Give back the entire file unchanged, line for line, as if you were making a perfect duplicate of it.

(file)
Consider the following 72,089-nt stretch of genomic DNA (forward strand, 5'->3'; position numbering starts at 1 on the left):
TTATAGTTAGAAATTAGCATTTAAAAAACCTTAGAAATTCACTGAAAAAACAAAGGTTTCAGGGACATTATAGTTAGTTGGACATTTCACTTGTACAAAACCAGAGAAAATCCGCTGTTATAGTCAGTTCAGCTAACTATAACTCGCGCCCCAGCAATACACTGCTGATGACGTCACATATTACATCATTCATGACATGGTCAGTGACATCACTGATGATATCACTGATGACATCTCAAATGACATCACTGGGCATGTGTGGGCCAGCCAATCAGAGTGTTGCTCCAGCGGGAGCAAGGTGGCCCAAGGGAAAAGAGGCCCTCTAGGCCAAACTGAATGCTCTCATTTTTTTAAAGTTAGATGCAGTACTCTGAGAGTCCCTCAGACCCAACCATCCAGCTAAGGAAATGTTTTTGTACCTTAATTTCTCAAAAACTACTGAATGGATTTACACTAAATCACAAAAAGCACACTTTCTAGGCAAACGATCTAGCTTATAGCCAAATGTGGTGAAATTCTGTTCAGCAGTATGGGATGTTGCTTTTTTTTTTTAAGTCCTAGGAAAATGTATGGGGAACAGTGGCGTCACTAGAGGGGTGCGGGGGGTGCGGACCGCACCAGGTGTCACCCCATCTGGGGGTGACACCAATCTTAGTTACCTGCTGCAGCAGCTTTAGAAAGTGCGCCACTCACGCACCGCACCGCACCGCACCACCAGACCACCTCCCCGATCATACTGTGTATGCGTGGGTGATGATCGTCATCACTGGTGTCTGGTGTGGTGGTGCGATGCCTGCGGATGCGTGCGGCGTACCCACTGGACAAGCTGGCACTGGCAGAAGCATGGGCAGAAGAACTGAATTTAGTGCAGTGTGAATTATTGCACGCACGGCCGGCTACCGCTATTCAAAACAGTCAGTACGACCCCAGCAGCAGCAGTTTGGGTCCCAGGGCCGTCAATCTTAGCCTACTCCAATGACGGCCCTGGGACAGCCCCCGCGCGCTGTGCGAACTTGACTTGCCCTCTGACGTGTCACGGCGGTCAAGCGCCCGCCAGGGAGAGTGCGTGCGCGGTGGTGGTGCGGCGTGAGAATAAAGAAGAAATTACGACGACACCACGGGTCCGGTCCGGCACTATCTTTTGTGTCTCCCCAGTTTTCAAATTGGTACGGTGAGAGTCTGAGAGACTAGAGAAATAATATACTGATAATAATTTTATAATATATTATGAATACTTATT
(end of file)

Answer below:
Consider the following 72,089-nt stretch of genomic DNA (forward strand, 5'->3'; position numbering starts at 1 on the left):
TTATAGTTAGAAATTAGCATTTAAAAAACCTTAGAAATTCACTGAAAAAACAAAGGTTTCAGGGACATTATAGTTAGTTGGACATTTCACTTGTACAAAACCAGAGAAAATCCGCTGTTATAGTCAGTTCAGCTAACTATAACTCGCGCCCCAGCAATACACTGCTGATGACGTCACATATTACATCATTCATGACATGGTCAGTGACATCACTGATGATATCACTGATGACATCTCAAATGACATCACTGGGCATGTGTGGGCCAGCCAATCAGAGTGTTGCTCCAGCGGGAGCAAGGTGGCCCAAGGGAAAAGAGGCCCTCTAGGCCAAACTGAATGCTCTCATTTTTTTAAAGTTAGATGCAGTACTCTGAGAGTCCCTCAGACCCAACCATCCAGCTAAGGAAATGTTTTTGTACCTTAATTTCTCAAAAACTACTGAATGGATTTACACTAAATCACAAAAAGCACACTTTCTAGGCAAACGATCTAGCTTATAGCCAAATGTGGTGAAATTCTGTTCAGCAGTATGGGATGTTGCTTTTTTTTTTTAAGTCCTAGGAAAATGTATGGGGAACAGTGGCGTCACTAGAGGGGTGCGGGGGGTGCGGACCGCACCAGGTGTCACCCCATCTGGGGGTGACACCAATCTTAGTTACCTGCTGCAGCAGCTTTAGAAAGTGCGCCACTCACGCACCGCACCGCACCGCACCACCAGACCACCTCCCCGATCATACTGTGTATGCGTGGGTGATGATCGTCATCACTGGTGTCTGGTGTGGTGGTGCGATGCCTGCGGATGCGTGCGGCGTACCCACTGGACAAGCTGGCACTGGCAGAAGCATGGGCAGAAGAACTGAATTTAGTGCAGTGTGAATTATTGCACGCACGGCCGGCTACCGCTATTCAAAACAGTCAGTACGACCCCAGCAGCAGCAGTTTGGGTCCCAGGGCCGTCAATCTTAGCCTACTCCAATGACGGCCCTGGGACAGCCCCCGCGCGCTGTGCGAACTTGACTTGCCCTCTGACGTGTCACGGCGGTCAAGCGCCCGCCAGGGAGAGTGCGTGCGCGGTGGTGGTGCGGCGTGAGAATAAAGAAGAAATTACGACGACACCACGGGTCCGGTCCGGCACTATCTTTTGTGTCTCCCCAGTTTTCAAATTGGTACGGTGAGAGTCTGAGAGACTAGAGAAATAATATACTGATAATAATTTTATAATATATTATGAATACTTATT